Annual servicing cost: £220
5 out of 5 Triumphant Tiger800
17 April 2020 by Louth Tiger

Version: XCX

Year: 2016

Annual servicing cost: £400

Best bike I’ve ever owned.

Ride quality & brakes 5 out of 5

A great tourer I’ve travelled to Europe and Africa, done 36k miles and have done over 500 miles in a day.

Engine 5 out of 5

Smooth triple engine is a treat.

Reliability & build quality 5 out of 5

No problems ever in 36k miles.

Value vs rivals 4 out of 5

The second year service is quite expensive at £700.

Equipment 5 out of 5

Cruise control, didn’t think I’d use it but use it all the time. Original tyres didn’t last long, 8k miles but the replacement Michelin Anakee 3 last 15k a set.

Buying experience: Got a very good deal from M40 Triumph. List price was 11.5k I paid 9k.

4 out of 5 Brilliant, but...
10 April 2019 by Mark Hall

Version: XCA

Year: 2018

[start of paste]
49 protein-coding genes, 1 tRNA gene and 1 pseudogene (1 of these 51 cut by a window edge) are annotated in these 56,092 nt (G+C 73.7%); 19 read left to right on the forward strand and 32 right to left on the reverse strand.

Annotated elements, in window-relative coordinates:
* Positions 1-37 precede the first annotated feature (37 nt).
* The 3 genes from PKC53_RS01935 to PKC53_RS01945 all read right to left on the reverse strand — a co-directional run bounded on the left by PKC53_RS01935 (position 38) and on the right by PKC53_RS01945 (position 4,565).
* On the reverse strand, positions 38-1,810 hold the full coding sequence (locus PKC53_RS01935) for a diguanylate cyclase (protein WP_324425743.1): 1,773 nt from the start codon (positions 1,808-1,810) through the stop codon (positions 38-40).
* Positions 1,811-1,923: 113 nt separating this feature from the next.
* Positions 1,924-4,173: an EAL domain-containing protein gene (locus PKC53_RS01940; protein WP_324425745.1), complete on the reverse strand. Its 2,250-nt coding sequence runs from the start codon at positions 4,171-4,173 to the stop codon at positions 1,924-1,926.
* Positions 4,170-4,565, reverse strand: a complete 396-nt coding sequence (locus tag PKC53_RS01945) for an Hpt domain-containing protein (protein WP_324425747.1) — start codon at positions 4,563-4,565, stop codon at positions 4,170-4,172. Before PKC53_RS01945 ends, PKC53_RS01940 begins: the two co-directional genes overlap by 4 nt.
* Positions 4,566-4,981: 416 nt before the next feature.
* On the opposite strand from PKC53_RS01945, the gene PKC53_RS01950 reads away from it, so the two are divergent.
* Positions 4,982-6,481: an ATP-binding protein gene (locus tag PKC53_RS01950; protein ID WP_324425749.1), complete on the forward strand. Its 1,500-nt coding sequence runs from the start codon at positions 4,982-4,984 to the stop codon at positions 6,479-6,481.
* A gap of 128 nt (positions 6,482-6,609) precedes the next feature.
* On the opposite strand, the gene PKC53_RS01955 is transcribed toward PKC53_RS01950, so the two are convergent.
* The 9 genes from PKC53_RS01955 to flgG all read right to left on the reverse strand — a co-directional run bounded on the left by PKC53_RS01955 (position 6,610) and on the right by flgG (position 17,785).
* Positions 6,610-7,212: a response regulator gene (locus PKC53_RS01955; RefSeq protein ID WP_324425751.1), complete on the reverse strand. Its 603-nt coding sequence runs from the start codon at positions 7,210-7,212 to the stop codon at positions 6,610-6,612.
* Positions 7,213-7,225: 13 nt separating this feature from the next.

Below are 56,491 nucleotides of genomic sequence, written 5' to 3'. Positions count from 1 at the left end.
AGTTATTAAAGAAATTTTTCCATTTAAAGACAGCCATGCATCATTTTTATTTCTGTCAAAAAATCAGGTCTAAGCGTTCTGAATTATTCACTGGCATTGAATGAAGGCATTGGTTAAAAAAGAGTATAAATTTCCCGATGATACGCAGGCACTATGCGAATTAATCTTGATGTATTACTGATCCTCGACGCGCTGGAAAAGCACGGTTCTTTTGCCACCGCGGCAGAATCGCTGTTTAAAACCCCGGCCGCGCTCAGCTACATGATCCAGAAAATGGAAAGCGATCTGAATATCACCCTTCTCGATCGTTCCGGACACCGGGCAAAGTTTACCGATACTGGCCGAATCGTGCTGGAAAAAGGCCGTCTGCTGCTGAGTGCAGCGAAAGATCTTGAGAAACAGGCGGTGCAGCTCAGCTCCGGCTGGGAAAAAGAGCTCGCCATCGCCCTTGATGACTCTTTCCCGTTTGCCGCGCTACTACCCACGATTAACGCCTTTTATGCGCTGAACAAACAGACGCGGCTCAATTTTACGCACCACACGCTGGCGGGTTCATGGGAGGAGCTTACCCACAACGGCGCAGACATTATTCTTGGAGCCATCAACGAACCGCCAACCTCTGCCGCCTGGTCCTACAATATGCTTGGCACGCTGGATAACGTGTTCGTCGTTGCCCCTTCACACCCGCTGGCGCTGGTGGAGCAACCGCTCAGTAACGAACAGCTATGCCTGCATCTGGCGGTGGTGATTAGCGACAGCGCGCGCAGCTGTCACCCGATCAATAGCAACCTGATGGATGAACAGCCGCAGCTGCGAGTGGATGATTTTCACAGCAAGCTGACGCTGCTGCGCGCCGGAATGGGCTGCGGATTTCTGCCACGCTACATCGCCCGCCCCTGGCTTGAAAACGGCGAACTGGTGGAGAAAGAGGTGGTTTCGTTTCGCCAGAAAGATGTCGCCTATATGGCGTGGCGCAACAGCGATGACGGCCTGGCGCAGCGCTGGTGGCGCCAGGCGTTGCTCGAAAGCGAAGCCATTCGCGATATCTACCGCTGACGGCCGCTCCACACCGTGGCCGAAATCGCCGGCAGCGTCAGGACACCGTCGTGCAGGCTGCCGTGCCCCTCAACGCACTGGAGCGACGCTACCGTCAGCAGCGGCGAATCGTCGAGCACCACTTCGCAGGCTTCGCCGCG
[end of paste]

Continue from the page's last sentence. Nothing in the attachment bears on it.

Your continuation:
This is a brilliant bike and I would recommend it to a friend as an ideal 'do it all' bike. It's pretty economical when ridden sensibly and has all the toys anyone could want; I never knew that I needed a heated seat until I tried one. The heated grips and hand-guards work well together and the screen is good enough to ride around with a visor open without your face being blown off. The handling is good for a tall bike on skinny wheels and the engine is flexible enough to make rolling on and off the throttle quite pleasing. The less good points (for me) are the seat, the engine, the finish and the looks. The seat is a thing of torture after a couple of hours and its shape means lots of shuffling around to get the 'gentleman's parts' comfortable again. The engine that is nice and flexible and comfortable for rolling on and off the throttle needs a taller top gear. Motorway speeds are 5k+ revs (70 on the clock is 5k revs and 65mph on the sat-nav) with a feeling that it's working reasonably hard with a consequential increase in consumption. For an all weather, do-it-all and let's go off-road bike, the finish could be better. I've found that some of the aluminium parts are corroding after a couple of wet winter rides despite a pretty frequent washing schedule. Finally, the looks; It looks great in isolation and great when you're chewing the fat with your mates who ride similar bikes but it's not a head turner and can be a little anodyne.